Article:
As we said, the abstract was the simple part. Most of the article contains paragraphs like the one below. All you need to really understand is the last sentence and a half, and count the number of NDUFs (and other words you don’t understand).
The 18 supernumerary transmembrane helices (TMHs) (Fig. 1b) establish a cage around the core membrane domain. Three TMH-containing subunits, B9 (NDUFA3 in the nomenclature for human complex I), B16.6 (NDUFA13) and MWFE (NDUFA1), interact extensively with PGIV (NDUFA8) on the intermembrane-space (IMS) face, enclosing core subunit ND1. Subunit B14.5b (NDUFC2), bound to ND2, contains two different-length TMHs and attaches KFYI (NDUFC1) to the complex. Three TMHs that interact with ND4 are assigned to MNLL (NDUFB1), ESSS (NDUFB11) and SGDH (NDUFB8). Four TMHs, assigned to B17 (NDUFB6), AGGG (NDUFB2), B12 (NDUFB3) and ASHI (NDUFB8), are bound to ND5. The TMHs of ASHI and B15 (NDUFB4, on the side of ND4) cross the ND5 transverse helix, and the four TMHs of B14.7 (NDUFA11) appear to support ND5-TMH16 in anchoring it against ND2. Four subunits confined to the IMS (PGIV, the 15?kDa subunit (NDUFS5), PDSW (NDUFB10) and B18 (NDUFB7)) form a helix latticework (together with SGDH and B16.6) on the IMS face (Fig. 2a). PGIV, the 15 kDa subunit and B18 contain CHCH domains (pairs of helices linked by two disulfide bonds) and are canonical substrates for the Mia40 oxidative-folding pathway; PDSW probably contains two further disulfide bonds. These disulfide bonds form during complex I biogenesis and are probably important for enzyme stability. Thus, the supernumerary cage has evolved to become integral to the structure and stability of the membrane domain.
Figure 1b. 3
The first of the two reasons we quoted that paragraph is to convince you that the enzyme is complex. Did we succeed? If not, please go to the Nature website and read the rest of the article, which consists of 18 more paragraphs just like that one.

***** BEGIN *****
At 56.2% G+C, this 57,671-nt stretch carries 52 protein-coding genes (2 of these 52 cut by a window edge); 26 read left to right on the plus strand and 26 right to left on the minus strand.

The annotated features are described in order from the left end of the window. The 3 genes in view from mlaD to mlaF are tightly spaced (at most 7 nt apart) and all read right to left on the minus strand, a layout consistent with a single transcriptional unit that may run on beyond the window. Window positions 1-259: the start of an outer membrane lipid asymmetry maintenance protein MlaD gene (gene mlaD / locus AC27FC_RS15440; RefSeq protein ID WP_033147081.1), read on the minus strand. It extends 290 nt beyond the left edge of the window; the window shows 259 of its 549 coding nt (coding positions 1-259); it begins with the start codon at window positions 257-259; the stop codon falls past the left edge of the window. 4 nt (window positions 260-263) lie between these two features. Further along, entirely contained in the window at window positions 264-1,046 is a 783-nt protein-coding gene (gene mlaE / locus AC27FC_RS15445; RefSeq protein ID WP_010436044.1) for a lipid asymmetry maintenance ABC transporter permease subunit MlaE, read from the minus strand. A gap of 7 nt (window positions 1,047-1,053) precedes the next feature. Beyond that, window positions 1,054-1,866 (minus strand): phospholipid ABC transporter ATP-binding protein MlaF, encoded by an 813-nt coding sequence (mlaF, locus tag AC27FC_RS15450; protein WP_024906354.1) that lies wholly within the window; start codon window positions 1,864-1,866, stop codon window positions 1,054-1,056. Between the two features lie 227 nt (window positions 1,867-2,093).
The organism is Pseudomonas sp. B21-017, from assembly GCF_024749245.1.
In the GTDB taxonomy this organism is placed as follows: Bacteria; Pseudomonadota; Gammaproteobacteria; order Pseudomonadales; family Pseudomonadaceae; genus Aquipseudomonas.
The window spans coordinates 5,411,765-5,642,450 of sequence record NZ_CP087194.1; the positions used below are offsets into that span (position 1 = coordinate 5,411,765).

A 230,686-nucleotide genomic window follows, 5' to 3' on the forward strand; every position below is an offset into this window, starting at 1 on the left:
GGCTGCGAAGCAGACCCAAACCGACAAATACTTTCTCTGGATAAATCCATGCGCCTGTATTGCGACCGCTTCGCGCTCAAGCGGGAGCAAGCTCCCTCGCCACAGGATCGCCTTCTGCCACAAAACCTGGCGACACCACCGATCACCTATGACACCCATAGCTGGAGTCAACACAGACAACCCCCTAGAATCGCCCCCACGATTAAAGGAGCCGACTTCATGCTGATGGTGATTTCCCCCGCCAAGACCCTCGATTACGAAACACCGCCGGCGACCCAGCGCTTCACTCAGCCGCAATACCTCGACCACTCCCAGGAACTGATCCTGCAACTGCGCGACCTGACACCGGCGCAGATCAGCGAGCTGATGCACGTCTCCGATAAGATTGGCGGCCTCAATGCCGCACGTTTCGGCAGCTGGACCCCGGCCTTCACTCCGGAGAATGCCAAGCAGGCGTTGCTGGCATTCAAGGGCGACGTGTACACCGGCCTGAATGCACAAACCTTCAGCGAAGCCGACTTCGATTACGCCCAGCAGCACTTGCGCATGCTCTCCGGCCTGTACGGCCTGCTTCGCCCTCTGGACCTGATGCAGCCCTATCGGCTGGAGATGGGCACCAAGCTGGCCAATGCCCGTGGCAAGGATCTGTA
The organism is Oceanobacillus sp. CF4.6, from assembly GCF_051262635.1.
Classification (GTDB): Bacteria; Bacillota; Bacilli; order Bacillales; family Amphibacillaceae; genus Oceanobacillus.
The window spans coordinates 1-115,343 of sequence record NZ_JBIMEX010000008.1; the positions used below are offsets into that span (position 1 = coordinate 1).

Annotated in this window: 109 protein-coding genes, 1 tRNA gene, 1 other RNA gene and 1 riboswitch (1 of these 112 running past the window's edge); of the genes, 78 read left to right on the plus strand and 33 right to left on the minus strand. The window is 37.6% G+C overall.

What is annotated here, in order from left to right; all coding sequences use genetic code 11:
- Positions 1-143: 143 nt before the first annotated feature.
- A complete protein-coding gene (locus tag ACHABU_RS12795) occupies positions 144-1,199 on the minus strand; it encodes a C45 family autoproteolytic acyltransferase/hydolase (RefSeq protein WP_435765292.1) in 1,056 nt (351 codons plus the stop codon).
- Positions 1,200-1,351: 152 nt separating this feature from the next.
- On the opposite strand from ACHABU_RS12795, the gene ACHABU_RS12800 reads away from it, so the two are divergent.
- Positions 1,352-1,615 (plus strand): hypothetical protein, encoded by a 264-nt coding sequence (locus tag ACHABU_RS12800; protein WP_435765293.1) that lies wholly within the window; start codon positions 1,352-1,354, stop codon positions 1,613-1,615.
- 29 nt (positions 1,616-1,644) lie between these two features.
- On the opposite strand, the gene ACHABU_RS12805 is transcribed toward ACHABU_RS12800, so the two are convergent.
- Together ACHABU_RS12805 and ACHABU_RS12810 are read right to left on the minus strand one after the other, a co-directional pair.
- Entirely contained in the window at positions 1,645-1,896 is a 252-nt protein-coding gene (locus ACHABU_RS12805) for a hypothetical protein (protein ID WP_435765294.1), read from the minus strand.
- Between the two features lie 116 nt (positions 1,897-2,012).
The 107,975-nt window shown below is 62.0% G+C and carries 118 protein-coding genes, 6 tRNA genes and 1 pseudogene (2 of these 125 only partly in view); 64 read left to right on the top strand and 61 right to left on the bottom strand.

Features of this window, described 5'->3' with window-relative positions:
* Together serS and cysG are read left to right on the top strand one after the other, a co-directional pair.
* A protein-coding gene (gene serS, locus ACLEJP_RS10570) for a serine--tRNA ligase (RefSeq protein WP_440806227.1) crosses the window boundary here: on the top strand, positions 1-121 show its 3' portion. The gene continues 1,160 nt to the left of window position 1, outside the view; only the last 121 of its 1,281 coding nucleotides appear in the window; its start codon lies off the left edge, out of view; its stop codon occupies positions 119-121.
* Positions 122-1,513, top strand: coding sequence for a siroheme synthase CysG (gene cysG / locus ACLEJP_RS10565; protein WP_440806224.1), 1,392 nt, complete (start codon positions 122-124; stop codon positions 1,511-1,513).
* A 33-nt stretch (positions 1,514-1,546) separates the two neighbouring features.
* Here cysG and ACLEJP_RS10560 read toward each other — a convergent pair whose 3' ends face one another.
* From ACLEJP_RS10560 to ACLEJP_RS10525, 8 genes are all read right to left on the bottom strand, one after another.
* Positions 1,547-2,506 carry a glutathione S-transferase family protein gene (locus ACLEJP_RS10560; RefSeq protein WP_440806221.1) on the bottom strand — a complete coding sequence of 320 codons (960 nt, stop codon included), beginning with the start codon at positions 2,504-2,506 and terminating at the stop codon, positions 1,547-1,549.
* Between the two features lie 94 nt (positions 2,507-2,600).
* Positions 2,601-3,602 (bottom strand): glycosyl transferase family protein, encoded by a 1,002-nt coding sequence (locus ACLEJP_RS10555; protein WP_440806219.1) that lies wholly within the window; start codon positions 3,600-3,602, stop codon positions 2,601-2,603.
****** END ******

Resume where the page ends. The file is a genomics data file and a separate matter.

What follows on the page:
The second reason we quoted the paragraph was the last sentence and a half. They aren’t sure why this structure evolved, but they are sure it happened by chance and natural selection. There’s no justification for that belief.
Their primary interest is in what happens when the cell is deprived of oxygen (that is, during hypoxia). That’s because when deprived of oxygen, a cell becomes “de-active,” entering a “profound resting state” that could become so profound it never becomes active again. (In other words, it could die.)
In the absence of substrates to sustain turnover (such as during hypoxia) it converts spontaneously to its ‘de-active’ state, a profound resting state that requires slow, reactivating turnovers to regain ‘active’ status. 3
It doesn’t take a PhD biologist to recognize that cells can spontaneously de-activate, and that when cells are dying it can be tough to get them to regain active status before they are irreversibly deactivated. Everybody knows that.
The important thing to recognize is that cells don’t reactivate spontaneously or easily. That is, life doesn’t just happen spontaneously. It requires some specific “reactivating turnovers.” Where did these reactivating turnovers come from?
All living cells need an enzyme called Complex I to function. This enzyme is so complex that scientists still don’t understand exactly how this one critical enzyme works. But scientists believe (strictly by faith, with no supporting evidence) that this complex enzyme happened by chance in the first living cell. Furthermore, it started out with 14 core pieces, and gradually, accidentally acquired 31 more parts by the time cows evolved.
The questions remain, “Specifically, how complex is a living cell?” and “How complex is too complex to have happened by chance?” We can’t answer those questions yet; and neither can evolutionists. They just believe it all happened by chance filtered by natural selection. Trial and error, they believe, caused Complex I to arise naturally. That takes a lot of faith!
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Jiapeng Zhu, et al., Nature, 18 August 2016, “Structure of mammalian respiratory complex I”, pp. 354–358, http://www.nature.com/nature/journal/v536/n7616/full/nature19095.html